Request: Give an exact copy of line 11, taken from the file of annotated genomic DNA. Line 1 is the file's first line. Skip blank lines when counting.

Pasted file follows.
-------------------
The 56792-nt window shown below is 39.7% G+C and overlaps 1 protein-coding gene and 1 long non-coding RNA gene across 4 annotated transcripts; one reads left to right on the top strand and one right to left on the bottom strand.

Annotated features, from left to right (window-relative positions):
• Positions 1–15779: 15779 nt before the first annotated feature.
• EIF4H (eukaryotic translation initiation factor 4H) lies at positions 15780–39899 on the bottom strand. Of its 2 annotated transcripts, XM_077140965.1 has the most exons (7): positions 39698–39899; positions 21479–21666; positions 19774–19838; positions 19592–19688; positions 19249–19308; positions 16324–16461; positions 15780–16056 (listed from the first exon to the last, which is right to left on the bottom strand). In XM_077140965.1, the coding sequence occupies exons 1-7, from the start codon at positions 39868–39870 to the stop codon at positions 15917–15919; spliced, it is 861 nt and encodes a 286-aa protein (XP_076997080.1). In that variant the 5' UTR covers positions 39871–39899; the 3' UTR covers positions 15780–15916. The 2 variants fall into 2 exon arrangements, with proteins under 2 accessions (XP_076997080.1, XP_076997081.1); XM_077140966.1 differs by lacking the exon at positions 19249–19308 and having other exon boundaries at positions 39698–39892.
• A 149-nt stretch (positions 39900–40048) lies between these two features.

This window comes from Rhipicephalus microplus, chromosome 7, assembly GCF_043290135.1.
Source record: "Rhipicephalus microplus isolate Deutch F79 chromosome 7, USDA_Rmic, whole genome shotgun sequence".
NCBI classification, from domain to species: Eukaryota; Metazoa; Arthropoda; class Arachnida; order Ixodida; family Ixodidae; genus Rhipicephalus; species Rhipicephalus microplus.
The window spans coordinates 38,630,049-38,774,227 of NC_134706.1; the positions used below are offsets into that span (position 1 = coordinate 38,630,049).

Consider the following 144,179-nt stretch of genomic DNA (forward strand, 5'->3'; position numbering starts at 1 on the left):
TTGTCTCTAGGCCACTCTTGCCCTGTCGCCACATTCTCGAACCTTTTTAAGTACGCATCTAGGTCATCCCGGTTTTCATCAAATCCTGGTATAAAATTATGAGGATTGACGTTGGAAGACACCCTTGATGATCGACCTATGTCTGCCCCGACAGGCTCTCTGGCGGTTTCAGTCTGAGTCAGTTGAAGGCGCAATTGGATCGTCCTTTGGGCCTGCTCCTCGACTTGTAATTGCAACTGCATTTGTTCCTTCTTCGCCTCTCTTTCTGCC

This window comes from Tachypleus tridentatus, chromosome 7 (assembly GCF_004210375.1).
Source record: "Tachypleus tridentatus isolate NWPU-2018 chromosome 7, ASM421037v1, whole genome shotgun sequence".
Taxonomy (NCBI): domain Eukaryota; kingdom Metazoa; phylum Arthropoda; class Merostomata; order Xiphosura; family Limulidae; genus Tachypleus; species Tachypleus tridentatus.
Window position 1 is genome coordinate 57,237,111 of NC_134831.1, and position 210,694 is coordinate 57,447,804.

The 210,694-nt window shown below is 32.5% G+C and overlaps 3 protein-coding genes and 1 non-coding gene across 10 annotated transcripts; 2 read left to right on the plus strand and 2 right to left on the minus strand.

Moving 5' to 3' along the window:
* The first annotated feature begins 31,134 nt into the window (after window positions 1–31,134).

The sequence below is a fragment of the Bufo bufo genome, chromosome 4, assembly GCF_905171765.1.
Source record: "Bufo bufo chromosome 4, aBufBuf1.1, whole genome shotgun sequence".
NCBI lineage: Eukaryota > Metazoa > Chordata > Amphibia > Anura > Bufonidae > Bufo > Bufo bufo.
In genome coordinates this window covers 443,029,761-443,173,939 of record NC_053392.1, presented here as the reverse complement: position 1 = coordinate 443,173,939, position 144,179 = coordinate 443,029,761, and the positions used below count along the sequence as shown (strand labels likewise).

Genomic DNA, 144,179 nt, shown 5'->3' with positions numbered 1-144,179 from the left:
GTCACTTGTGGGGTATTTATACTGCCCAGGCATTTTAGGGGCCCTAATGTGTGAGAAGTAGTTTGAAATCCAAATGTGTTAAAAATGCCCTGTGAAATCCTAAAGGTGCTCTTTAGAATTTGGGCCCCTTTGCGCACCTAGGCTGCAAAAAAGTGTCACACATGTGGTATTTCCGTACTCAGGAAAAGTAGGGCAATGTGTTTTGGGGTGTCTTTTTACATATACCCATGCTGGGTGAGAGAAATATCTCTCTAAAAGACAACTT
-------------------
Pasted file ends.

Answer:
TTGTCTCTAGGCCACTCTTGCCCTGTCGCCACATTCTCGAACCTTTTTAAGTACGCATCTAGGTCATCCCGGTTTTCATCAAATCCTGGTATAAAATTATGAGGATTGACGTTGGAAGACACCCTTGATGATCGACCTATGTCTGCCCCGACAGGCTCTCTGGCGGTTTCAGTCTGAGTCAGTTGAAGGCGCAATTGGATCGTCCTTTGGGCCTGCTCCTCGACTTGTAATTGCAACTGCATTTGTTCCTTCTTCGCCTCTCTTTCTGCC